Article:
Report: Two out of every three states in Mexico do not report accurate homicide statistics

Two out of every three states in Mexico do not have accurate and truthful data on the number of homicides that are committed each year, as revealed this Wednesday by a study from the organization México Evalúa.


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The document called “Fallas de Origen” managed to identify the errors and omissions in the homicide counts reported by the 32 attorney general’s offices in the country.

Through four components -among them, the precision of intentional homicides, irregularities in culpable homicides, correlations in culpable homicides, and intentional homicides- the report allowed to obtain the Index of Reliability of Criminal Statistics (ICEC).

This concluded that the states with the best evaluation of homicides are Sonora, Yucatán, Campeche, Zacatecas and Chiapas.

While the worst evaluated were Tamaulipas, Tabasco, Guanajuato, Puebla and Oaxaca.

According to the NGO, the document highlighted the institutional weakness that the country is experiencing, thanks to the misclassification, underreporting, and intentional reclassification of criminal data, that is, the makeup of figures.

Edna Jaime, general director of México Evalúa, pointed out that a government that works with imperfect data “will not be able to generate an accurate diagnosis and precise solutions to counteract the wave of violence that is hitting Mexico.”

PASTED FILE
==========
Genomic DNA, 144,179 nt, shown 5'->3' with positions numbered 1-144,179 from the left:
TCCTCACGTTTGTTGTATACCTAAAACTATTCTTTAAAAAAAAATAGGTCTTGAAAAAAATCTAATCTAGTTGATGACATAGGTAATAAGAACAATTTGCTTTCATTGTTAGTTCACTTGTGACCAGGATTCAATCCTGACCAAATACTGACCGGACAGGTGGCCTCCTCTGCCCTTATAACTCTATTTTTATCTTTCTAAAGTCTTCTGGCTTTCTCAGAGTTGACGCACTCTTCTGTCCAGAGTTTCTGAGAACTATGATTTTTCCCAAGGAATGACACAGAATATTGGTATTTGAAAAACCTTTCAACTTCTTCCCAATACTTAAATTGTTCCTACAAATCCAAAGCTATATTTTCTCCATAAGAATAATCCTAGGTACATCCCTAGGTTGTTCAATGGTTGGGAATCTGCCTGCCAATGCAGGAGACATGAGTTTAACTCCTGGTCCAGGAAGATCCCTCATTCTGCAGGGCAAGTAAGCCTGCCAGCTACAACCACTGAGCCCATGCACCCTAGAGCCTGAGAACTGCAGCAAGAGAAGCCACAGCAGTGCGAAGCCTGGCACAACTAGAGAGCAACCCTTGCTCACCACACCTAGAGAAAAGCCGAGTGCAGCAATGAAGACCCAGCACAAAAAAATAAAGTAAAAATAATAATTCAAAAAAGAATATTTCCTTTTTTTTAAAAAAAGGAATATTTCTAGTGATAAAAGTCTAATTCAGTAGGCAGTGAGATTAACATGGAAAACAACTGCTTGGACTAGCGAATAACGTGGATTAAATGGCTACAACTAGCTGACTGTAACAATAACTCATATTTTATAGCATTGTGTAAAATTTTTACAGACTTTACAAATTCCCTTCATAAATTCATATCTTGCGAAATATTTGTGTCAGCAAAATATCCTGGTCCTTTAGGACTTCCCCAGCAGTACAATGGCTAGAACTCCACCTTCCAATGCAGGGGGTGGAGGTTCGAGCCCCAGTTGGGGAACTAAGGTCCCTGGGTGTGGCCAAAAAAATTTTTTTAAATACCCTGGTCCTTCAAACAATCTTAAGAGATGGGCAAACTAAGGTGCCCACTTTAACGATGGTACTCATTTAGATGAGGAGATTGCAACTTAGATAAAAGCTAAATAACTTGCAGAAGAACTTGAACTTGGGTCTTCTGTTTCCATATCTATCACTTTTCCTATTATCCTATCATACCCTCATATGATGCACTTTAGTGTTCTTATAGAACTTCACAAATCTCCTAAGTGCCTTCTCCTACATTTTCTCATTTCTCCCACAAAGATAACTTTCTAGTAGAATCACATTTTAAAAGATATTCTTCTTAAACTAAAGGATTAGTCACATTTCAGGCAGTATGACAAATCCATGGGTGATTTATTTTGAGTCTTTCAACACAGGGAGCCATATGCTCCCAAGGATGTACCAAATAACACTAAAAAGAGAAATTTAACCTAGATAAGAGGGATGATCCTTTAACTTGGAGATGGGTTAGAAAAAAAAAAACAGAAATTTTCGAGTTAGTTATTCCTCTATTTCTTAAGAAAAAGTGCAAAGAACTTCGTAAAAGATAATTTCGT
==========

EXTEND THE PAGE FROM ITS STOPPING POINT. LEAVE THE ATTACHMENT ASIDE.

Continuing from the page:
Jaime explained that for the preparation of this report, data were contrasted between various sources, such as those provided by the National Institute of Statistics and Geography (Inegi) and the Executive Secretariat of the National Public Security System (SESNSP).

Likewise, statistical tools were used that document suspicious patterns in the registration of wrongful death, that is, of an unintentional nature, which in some state reports behave in the same way as wrongful death.

This, he assured, constitutes a warning sign of possible manipulation of the information.

The report also shows the factors that could explain the failures in the registration of homicides in the country .

These range from the possible lack of training at the time of data systematization, limited investigative capabilities, to falsification of data, or deliberate intention to modify them.

It also presents proposals to combat the problem of misinformation.

Among the recommendations is the creation of an audit committee to review the generation of statistics, as well as to ensure compliance with existing regulations for reporting crime.

The creation of state institutions dedicated to the management of digital platforms, strengthening the processes for verifying crime statistics, and developing internal systems for the exchange and updating of criminal information is also proposed.

Mexico closed 2020 with 34,515 victims of intentional homicide, a figure just lower than the 34,648 cases in 2019, considered the most violent year in recent history for Mexico.

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